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Morales v. Humphrey

United States District Court, District of Columbia

May 29, 2015

WILLIAM ERNESTO CHILIN MORALES, et al., Plaintiffs,
v.
MELVIN HUMPHREY, Defendant.

MEMORANDUM OPINION

JAMES E. BOASBERG, District Judge.

Plaintiffs William Ernesto Chilin Morales, Jorge Eduardo Rico Turrubiartes, and Carlos R. Orellana-Murga brought this lawsuit against former employer Melvin Humphrey, seeking unpaid wages from 2012 through 2014. Plaintiffs claim violations of the federal Fair Labor Standards Act, the D.C. Minimum Wage Revision Act, and the D.C. Wage Payment and Collection Law. Defendant now moves for partial summary judgment on the FLSA claim, contending that he does not meet that statute's income requirements. As Plaintiffs correctly point out that the Motion is premature without further discovery, the Court will deny it without prejudice.

I. Background

The Court begins with certain background facts that are not in dispute for purposes of this Motion. Humphrey is the owner of low-income apartment units and houses in Washington, D.C. See Mot., Exh. 3 (Declaration of Melvin Humphrey), ¶ 3. As maintenance workers employed by Defendant, Plaintiffs were each paid a flat rate for 8 hours of work per day, 40 hours per week, even though they worked 60 hours per week during 2012-2013, their first year of employment. See Am. Compl., ¶¶ 9-11, 13. Plaintiffs' hours in 2013-2014 averaged 45 per week for Turrubiartes and Orellano-Murga and 60 per week for Morales. Id . Orellana-Murga repeatedly asked for overtime pay and was ultimately fired as a result. Id., ¶ 12. Plaintiffs were never paid for the excess hours worked. Id., ¶ 13.

They filed suit in this court seeking compensatory and statutory damages under both federal and local law. Id., ¶¶ 21, 24, 28. Specifically, they set out the following counts:

Count I: Failure and refusal to comply with the D.C. Minimum Wage Revision Act by not paying Plaintiffs overtime wages as required by the Act. Id., ¶¶ 19, 21.

Count II: Willful violation of Sections 206 and 207 of the FLSA by failing to compensate Plaintiffs at a rate of one and a half times the minimum hourly wage for all hours worked in excess of 40 per week. Id., ¶¶ 23-24.

Count III: Violation of the D.C. Wage Payment and Collection Law by willfully failing and refusing to properly compensate Plaintiffs for regular and overtime wages. Id., ¶¶ 27-30.

Defendant has now moved for partial summary judgment on the FLSA count.

II. Legal Standard

Summary judgment is appropriate when the pleadings and the evidence demonstrate that "there is no genuine dispute as to any material fact and that the movant is entitled to judgment as a matter of law." Fed.R.Civ.P. 56(a); see also Anderson v. Liberty Lobby, Inc., 477 U.S. 242, 247-48 (1986); Holcomb v. Powell, 433 F.3d 889, 895 (D.C. Cir. 2006). "A fact is material' if a dispute over it might affect the outcome of a suit under governing law; factual disputes that are irrelevant or unnecessary' do not affect the summary judgment determination." Holcomb, 433 F.3d at 895 (quoting Liberty Lobby, 477 U.S. at 248). An issue is "genuine" if the evidence is such that a reasonable jury could return a verdict for the nonmoving party. See Scott v. Harris, 550 U.S. 372, 380 (2007); Liberty Lobby, 477 U.S. at 248; Holcomb, 433 F.3d at 895.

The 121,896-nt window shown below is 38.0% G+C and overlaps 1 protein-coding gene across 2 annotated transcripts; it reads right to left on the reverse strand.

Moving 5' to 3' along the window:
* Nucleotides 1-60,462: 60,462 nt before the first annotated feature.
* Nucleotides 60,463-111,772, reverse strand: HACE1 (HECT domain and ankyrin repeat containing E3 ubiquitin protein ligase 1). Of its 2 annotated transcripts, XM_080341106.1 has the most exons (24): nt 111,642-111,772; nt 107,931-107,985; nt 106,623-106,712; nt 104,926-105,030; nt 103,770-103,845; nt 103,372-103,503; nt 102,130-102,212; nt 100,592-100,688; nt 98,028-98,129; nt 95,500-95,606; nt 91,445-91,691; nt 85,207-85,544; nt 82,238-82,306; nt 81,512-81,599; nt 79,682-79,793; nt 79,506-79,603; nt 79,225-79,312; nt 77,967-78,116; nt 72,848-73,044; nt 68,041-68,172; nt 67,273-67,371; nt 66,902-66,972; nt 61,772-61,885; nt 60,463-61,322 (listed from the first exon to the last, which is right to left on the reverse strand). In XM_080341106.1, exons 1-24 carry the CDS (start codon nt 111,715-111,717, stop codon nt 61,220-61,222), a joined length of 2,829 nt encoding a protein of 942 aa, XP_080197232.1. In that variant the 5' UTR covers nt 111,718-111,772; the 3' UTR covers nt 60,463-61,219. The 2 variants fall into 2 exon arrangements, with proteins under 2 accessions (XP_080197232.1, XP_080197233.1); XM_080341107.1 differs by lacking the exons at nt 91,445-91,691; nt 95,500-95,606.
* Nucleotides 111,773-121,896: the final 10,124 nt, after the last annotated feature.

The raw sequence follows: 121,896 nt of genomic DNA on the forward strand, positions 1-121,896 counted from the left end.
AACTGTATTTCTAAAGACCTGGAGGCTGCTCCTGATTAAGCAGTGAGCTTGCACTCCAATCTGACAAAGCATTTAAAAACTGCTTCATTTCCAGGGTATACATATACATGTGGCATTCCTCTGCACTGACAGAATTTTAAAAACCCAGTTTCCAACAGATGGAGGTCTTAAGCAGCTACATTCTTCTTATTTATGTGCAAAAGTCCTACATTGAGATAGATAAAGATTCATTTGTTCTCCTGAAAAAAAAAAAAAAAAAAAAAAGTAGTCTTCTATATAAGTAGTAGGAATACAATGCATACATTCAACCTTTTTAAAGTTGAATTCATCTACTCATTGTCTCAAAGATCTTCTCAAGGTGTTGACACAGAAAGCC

The party seeking summary judgment bears the initial responsibility of demonstrating the absence of a genuine dispute of material fact. See Celotex Corp. v. Catrett, 477 U.S. 317, 323 (1986). The moving party may successfully support its motion by identifying those portions of "the record, including depositions, documents, electronically stored information, affidavits or declarations, stipulations (including those made for purposes of the motion only), admissions, interrogatory answers, or other materials, " that it believes demonstrate the absence of a genuine issue of material fact. See Fed.R.Civ.P. 56(c)(1)(A); see Celotex, 477 U.S. at 323.

When a motion for summary judgment is under consideration, "the evidence of the non-movant[s] is to be believed, and all justifiable inferences are to be drawn in [their] favor." Liberty Lobby, 477 U.S. at 255; see also Mastro v. Potomac Electric Power Co., 447 F.3d 843, 849-50 (D.C. Cir. 2006); Aka v. Washington Hospital Center, 156 F.3d 1284, 1288 (D.C. Cir. 1998) ( en banc ); Washington Post Co. v. U.S. Dep't of Health and Human Services, 865 F.2d 320, 325 (D.C. Cir. 1989). On a motion for summary judgment, the Court must "eschew making credibility determinations or weighing the evidence." Czekalski v. Peters, 475 F.3d 360, 363 (D.C. Cir. 2007).

The non-moving parties' opposition must consist of more than mere unsupported allegations or denials and must be supported by affidavits, declarations or other competent evidence, setting forth specific facts showing that there is a genuine issue for trial. See Fed.R.Civ.P. 56(c); Celotex, 477 U.S. at 324. They are required to provide evidence that would permit a reasonable jury to find in their favor. See Laningham v. United States Navy, 813 F.2d 1236, 1242 (D.C. Cir. 1987). If the non-movants' evidence is "merely colorable" or "not significantly probative, " summary judgment may be granted. Liberty Lobby, 477 U.S. at 249-50; see Scott v. Harris, 550 U.S. at 380 ("Where the record taken as a whole could not lead a ...


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